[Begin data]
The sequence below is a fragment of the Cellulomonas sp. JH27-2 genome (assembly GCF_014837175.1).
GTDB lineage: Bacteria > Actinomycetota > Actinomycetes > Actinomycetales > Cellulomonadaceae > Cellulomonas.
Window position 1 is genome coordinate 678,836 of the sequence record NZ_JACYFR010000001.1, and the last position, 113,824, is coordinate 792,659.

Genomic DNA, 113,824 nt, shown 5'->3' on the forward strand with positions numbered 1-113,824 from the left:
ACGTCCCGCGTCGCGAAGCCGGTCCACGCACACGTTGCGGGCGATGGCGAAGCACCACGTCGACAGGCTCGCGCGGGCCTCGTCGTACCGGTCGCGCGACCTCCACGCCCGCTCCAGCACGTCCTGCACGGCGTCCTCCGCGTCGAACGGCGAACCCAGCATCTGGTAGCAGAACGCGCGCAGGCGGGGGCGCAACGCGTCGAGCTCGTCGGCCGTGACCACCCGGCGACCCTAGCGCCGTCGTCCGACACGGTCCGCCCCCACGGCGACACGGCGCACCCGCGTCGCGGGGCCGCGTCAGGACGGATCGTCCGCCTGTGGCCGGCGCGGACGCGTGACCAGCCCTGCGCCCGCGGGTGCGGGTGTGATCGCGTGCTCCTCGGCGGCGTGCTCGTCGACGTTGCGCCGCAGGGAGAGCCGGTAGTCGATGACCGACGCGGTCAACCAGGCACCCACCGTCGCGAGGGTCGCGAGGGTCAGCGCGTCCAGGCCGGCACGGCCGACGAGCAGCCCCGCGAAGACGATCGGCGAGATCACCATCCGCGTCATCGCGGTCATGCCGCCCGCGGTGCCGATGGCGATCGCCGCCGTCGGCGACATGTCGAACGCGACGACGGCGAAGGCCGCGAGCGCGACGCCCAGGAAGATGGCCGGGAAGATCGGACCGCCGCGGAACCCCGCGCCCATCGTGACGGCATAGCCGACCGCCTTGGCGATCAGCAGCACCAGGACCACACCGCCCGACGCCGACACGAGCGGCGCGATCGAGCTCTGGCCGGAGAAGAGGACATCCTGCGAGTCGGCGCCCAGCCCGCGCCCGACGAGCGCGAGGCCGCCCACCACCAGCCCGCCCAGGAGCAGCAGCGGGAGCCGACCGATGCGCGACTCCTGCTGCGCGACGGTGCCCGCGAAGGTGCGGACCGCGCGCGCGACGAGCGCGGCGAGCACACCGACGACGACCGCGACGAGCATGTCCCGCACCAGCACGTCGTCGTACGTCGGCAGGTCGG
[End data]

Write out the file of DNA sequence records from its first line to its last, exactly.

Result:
The sequence below is a fragment of the Cellulomonas sp. JH27-2 genome (assembly GCF_014837175.1).
GTDB lineage: Bacteria > Actinomycetota > Actinomycetes > Actinomycetales > Cellulomonadaceae > Cellulomonas.
Window position 1 is genome coordinate 678,836 of the sequence record NZ_JACYFR010000001.1, and the last position, 113,824, is coordinate 792,659.

Genomic DNA, 113,824 nt, shown 5'->3' on the forward strand with positions numbered 1-113,824 from the left:
ACGTCCCGCGTCGCGAAGCCGGTCCACGCACACGTTGCGGGCGATGGCGAAGCACCACGTCGACAGGCTCGCGCGGGCCTCGTCGTACCGGTCGCGCGACCTCCACGCCCGCTCCAGCACGTCCTGCACGGCGTCCTCCGCGTCGAACGGCGAACCCAGCATCTGGTAGCAGAACGCGCGCAGGCGGGGGCGCAACGCGTCGAGCTCGTCGGCCGTGACCACCCGGCGACCCTAGCGCCGTCGTCCGACACGGTCCGCCCCCACGGCGACACGGCGCACCCGCGTCGCGGGGCCGCGTCAGGACGGATCGTCCGCCTGTGGCCGGCGCGGACGCGTGACCAGCCCTGCGCCCGCGGGTGCGGGTGTGATCGCGTGCTCCTCGGCGGCGTGCTCGTCGACGTTGCGCCGCAGGGAGAGCCGGTAGTCGATGACCGACGCGGTCAACCAGGCACCCACCGTCGCGAGGGTCGCGAGGGTCAGCGCGTCCAGGCCGGCACGGCCGACGAGCAGCCCCGCGAAGACGATCGGCGAGATCACCATCCGCGTCATCGCGGTCATGCCGCCCGCGGTGCCGATGGCGATCGCCGCCGTCGGCGACATGTCGAACGCGACGACGGCGAAGGCCGCGAGCGCGACGCCCAGGAAGATGGCCGGGAAGATCGGACCGCCGCGGAACCCCGCGCCCATCGTGACGGCATAGCCGACCGCCTTGGCGATCAGCAGCACCAGGACCACACCGCCCGACGCCGACACGAGCGGCGCGATCGAGCTCTGGCCGGAGAAGAGGACATCCTGCGAGTCGGCGCCCAGCCCGCGCCCGACGAGCGCGAGGCCGCCCACCACCAGCCCGCCCAGGAGCAGCAGCGGGAGCCGACCGATGCGCGACTCCTGCTGCGCGACGGTGCCCGCGAAGGTGCGGACCGCGCGCGCGACGAGCGCGGCGAGCACACCGACGACGACCGCGACGAGCATGTCCCGCACCAGCACGTCGTCGTACGTCGGCAGGTCGG